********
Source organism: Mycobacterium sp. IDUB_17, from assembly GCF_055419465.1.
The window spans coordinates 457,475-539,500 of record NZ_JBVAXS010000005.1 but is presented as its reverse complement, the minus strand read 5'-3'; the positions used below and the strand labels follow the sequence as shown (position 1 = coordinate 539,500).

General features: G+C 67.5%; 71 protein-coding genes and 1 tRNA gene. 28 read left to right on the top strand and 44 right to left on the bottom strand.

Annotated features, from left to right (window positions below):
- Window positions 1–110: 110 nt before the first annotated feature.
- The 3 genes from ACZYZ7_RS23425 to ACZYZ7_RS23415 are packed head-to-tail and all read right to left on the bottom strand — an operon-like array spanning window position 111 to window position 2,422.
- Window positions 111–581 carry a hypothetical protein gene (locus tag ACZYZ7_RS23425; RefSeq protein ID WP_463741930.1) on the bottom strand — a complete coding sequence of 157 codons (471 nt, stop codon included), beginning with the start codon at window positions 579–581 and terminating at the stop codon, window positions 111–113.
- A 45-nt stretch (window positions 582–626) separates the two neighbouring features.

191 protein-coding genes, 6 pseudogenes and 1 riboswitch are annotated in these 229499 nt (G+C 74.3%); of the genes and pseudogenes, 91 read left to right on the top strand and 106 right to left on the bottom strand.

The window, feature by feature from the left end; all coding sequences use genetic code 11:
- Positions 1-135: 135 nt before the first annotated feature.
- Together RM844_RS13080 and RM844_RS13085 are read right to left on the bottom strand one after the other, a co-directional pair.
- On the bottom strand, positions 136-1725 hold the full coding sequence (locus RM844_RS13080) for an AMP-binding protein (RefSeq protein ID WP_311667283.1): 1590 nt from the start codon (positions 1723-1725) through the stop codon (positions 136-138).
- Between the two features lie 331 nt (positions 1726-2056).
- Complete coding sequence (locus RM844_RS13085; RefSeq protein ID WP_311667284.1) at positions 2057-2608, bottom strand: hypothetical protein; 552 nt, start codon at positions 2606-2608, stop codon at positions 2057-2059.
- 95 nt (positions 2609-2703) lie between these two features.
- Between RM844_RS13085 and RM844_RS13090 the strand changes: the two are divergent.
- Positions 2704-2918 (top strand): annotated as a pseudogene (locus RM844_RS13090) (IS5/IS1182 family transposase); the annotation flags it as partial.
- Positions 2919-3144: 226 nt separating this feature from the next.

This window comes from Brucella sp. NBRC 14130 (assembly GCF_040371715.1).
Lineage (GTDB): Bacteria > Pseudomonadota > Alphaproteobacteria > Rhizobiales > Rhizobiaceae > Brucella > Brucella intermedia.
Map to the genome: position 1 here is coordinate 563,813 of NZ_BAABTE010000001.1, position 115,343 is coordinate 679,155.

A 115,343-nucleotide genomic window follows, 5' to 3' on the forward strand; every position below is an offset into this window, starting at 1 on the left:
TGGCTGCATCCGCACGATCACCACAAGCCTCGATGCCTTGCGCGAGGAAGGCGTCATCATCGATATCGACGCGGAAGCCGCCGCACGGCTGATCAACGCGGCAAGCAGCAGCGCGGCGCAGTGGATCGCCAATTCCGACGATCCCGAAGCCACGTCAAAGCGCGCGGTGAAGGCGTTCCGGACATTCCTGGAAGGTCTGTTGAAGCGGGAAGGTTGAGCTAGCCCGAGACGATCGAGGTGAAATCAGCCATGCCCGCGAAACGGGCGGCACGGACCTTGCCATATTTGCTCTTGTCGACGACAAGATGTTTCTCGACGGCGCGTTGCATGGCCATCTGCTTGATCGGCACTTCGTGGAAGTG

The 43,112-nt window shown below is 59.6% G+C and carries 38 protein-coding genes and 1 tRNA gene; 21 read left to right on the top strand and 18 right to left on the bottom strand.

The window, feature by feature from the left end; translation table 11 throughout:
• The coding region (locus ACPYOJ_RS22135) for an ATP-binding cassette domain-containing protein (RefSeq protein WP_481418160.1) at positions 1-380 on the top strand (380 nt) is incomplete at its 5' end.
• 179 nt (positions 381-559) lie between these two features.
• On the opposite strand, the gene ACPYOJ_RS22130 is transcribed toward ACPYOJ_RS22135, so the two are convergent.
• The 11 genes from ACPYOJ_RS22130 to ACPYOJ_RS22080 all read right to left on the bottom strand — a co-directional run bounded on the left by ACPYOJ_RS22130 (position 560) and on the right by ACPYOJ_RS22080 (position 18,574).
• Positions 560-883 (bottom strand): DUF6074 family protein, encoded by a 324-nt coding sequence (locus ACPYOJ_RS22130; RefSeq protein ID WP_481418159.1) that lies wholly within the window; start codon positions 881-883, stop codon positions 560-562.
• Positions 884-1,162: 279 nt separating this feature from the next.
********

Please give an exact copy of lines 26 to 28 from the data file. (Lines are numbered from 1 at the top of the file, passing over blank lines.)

The window, feature by feature from the left end; translation table 11 throughout:
• The coding region (locus ACPYOJ_RS22135) for an ATP-binding cassette domain-containing protein (RefSeq protein WP_481418160.1) at positions 1-380 on the top strand (380 nt) is incomplete at its 5' end.
• 179 nt (positions 381-559) lie between these two features.